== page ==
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The Spindrift, a sub-oribital spaceship on a flight from Los Angeles to London, became lost when it passed through a strange cloud in the ship's orbit around Earth. It landed on an alternate Earth-type planet, where the inhabitants were roughly twelve times the size of the Spindrift's passengers. Our heroes include the ship's captain (Steve Burton), co-pilot (Dan) and stewardess (Betty); an arrogant engineer (Mark); a sexy jet-setter (Valerie); a young boy (Barry) and his dog Chipper; and a mysterious rogue known as Commander Fitzhugh. Together they battle the planet's totalitarian government, try to avoid capture, and attempt to repair the Spindrift so they can get back home. Written by
Marty McKee <email@example.com>
Even though certain cities are named, the name of the giants' planet is never mentioned. See more »
Right through the whole series, distances have proven to be quite malleable. Examples include: the little people can reach a destination at about the same time as the giants, despite their longer strides; the little people can cover vast distances (across the city etc) in a short time span; the little people can cover the same ground in a similar time as giants in cars. See more »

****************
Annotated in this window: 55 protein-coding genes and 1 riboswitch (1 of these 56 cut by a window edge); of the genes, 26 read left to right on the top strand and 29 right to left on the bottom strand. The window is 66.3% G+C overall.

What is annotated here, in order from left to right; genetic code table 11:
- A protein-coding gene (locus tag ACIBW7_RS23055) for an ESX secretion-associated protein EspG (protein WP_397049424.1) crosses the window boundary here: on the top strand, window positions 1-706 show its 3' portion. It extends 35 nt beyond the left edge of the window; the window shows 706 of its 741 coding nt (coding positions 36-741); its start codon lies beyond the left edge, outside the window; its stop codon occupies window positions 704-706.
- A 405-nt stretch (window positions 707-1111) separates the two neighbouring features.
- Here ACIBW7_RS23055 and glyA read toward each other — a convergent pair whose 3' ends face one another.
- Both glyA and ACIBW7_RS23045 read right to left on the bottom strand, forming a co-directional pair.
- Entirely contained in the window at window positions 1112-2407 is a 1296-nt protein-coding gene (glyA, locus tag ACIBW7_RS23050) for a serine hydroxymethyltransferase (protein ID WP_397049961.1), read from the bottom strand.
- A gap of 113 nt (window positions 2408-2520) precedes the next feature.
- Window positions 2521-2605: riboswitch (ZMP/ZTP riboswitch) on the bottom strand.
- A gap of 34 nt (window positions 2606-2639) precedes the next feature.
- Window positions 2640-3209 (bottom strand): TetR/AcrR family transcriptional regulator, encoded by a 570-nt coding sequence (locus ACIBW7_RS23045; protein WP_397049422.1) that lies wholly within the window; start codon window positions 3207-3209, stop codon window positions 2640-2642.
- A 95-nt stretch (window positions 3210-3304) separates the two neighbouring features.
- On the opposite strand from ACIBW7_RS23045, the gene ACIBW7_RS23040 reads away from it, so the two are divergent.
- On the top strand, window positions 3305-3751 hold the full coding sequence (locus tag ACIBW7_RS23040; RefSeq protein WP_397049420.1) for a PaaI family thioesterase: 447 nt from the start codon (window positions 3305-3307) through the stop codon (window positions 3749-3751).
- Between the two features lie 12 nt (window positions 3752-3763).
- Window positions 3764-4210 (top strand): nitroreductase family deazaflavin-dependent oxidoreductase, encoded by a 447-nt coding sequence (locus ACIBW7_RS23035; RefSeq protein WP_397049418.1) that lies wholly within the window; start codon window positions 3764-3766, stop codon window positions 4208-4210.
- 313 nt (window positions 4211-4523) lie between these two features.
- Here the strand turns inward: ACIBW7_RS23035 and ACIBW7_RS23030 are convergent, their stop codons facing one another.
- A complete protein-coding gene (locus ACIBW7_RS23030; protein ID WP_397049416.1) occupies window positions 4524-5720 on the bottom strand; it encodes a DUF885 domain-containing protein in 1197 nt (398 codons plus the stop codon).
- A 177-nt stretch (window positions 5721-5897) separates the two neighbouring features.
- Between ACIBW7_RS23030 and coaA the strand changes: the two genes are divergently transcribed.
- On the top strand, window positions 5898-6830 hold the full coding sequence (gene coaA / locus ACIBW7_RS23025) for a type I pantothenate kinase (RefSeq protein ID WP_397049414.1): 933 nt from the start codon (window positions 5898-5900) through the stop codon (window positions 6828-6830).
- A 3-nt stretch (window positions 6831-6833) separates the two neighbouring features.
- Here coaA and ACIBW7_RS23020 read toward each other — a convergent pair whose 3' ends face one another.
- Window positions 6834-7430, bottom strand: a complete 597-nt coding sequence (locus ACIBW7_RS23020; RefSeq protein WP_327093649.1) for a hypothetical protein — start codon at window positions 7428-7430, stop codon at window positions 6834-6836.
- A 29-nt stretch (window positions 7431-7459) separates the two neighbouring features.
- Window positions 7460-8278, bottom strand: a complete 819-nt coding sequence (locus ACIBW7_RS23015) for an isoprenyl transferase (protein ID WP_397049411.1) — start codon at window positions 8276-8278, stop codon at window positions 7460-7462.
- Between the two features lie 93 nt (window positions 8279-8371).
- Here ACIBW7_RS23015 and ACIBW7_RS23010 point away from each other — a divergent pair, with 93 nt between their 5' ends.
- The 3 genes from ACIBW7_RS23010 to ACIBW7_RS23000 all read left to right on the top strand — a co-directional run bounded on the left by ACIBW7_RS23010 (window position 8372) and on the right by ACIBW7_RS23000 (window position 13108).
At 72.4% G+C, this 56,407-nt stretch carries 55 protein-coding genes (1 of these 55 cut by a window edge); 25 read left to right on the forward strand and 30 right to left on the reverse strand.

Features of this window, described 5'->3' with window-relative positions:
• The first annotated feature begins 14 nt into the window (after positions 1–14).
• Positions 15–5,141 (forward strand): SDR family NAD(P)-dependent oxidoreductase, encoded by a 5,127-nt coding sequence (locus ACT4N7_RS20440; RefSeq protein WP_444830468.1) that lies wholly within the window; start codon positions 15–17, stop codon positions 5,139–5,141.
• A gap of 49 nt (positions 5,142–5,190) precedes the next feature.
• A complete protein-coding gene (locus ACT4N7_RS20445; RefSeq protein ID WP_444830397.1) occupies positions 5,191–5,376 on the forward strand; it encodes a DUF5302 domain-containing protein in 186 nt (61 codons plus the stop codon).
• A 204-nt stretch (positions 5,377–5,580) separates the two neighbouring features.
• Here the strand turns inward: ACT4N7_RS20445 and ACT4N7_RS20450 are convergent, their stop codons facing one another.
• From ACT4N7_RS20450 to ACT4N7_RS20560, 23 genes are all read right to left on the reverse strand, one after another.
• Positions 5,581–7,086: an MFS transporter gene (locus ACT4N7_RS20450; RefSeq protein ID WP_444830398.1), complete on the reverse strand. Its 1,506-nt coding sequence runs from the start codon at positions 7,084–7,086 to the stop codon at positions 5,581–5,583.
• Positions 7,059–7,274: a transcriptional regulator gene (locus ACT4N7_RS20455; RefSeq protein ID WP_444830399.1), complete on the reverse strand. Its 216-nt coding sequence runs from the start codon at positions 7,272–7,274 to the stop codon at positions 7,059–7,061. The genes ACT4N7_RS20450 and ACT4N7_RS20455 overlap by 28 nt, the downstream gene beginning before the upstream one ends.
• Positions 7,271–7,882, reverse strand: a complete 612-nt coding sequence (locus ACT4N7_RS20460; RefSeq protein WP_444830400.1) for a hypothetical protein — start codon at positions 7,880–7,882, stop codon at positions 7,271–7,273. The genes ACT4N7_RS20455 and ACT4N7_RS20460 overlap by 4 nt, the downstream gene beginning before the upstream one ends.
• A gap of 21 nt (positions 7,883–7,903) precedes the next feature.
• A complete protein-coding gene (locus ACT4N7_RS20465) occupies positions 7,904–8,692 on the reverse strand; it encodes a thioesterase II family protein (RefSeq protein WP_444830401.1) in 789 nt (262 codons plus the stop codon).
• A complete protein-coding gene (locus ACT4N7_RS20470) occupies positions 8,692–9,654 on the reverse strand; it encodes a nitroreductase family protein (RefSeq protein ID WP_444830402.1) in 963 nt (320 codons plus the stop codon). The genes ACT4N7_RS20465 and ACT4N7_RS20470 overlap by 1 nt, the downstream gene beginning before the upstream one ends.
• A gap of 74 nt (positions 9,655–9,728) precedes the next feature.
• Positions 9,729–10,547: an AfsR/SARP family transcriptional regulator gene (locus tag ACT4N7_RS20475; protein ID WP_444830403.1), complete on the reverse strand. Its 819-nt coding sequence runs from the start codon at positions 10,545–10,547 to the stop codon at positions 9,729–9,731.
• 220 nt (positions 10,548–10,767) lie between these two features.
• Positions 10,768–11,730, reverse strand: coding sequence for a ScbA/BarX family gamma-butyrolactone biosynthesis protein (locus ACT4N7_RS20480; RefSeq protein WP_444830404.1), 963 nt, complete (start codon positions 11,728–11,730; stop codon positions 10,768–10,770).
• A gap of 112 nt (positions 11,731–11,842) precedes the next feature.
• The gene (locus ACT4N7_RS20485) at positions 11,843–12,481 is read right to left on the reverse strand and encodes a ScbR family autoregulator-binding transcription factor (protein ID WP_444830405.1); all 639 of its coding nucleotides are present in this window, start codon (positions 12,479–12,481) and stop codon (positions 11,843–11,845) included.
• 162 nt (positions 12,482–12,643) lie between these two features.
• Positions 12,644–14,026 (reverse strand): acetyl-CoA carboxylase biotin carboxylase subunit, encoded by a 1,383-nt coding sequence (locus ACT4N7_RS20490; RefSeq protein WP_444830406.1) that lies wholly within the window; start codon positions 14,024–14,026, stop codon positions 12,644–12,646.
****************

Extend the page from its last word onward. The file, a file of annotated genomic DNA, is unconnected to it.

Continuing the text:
2 women, 4 men, a boy and a dog in a strange world .....
I first watched this Irwin Allen sci-fi series when it was shown in the late 80s on Channel 4 in the UK. I found it a lot more entertaining than Allen's other creations "Voyage to the Bottom of the Sea", "Lost in Space", etc.
Yes, the special effects and props used were basic, but this was obviously in line with what was available in 1968-70.
In my view, it was mostly the late Kurt Kasznar's acting that carried the series. Kurt played the role of Alexander Fitzhugh, one of the stranded Spindrift's passengers. He formed a close fatherly bond with Barry (played by child actor Stefan Arngrim), the youngest member of the stranded group. Fitzhugh was seldom co-operative with other members of the party. He loved his wisecracks, was always hungry, and was rather selfish. He was understandably desperate to return to Earth, but with or without the others (including Barry!).
It was quite obvious that actors Gary Conway, Don Marshall, and some of the others performed most, if not all, of their own stunts. This provided a touch more realism to the series.
I'll always remember guest star Michael Ansara's evil laugh in the episode "On a clear night you can see Earth". I watched the whole series again when it was rerun on BSkyB's sci-fi channel. Excellent entertainment for all age groups!
My rating : 8.5 out of 10!
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